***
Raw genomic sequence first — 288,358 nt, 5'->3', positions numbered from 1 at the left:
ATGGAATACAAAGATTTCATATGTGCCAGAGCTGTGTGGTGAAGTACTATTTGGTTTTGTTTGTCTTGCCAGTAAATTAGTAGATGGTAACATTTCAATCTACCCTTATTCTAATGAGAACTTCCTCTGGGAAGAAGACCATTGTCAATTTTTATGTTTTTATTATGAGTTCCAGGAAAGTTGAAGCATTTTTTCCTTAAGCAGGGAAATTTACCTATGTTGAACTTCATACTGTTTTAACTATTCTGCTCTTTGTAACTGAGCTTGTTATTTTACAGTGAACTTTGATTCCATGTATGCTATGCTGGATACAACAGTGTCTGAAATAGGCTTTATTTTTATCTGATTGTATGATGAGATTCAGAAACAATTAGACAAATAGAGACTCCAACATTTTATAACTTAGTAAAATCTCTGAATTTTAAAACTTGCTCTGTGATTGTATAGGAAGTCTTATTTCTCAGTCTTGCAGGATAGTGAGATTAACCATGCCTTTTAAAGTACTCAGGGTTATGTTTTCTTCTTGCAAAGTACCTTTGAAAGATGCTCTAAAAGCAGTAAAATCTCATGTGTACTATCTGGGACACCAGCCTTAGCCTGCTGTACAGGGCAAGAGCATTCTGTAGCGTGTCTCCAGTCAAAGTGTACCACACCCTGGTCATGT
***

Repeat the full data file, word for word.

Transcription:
Raw genomic sequence first — 288,358 nt, 5'->3', positions numbered from 1 at the left:
ATGGAATACAAAGATTTCATATGTGCCAGAGCTGTGTGGTGAAGTACTATTTGGTTTTGTTTGTCTTGCCAGTAAATTAGTAGATGGTAACATTTCAATCTACCCTTATTCTAATGAGAACTTCCTCTGGGAAGAAGACCATTGTCAATTTTTATGTTTTTATTATGAGTTCCAGGAAAGTTGAAGCATTTTTTCCTTAAGCAGGGAAATTTACCTATGTTGAACTTCATACTGTTTTAACTATTCTGCTCTTTGTAACTGAGCTTGTTATTTTACAGTGAACTTTGATTCCATGTATGCTATGCTGGATACAACAGTGTCTGAAATAGGCTTTATTTTTATCTGATTGTATGATGAGATTCAGAAACAATTAGACAAATAGAGACTCCAACATTTTATAACTTAGTAAAATCTCTGAATTTTAAAACTTGCTCTGTGATTGTATAGGAAGTCTTATTTCTCAGTCTTGCAGGATAGTGAGATTAACCATGCCTTTTAAAGTACTCAGGGTTATGTTTTCTTCTTGCAAAGTACCTTTGAAAGATGCTCTAAAAGCAGTAAAATCTCATGTGTACTATCTGGGACACCAGCCTTAGCCTGCTGTACAGGGCAAGAGCATTCTGTAGCGTGTCTCCAGTCAAAGTGTACCACACCCTGGTCATGT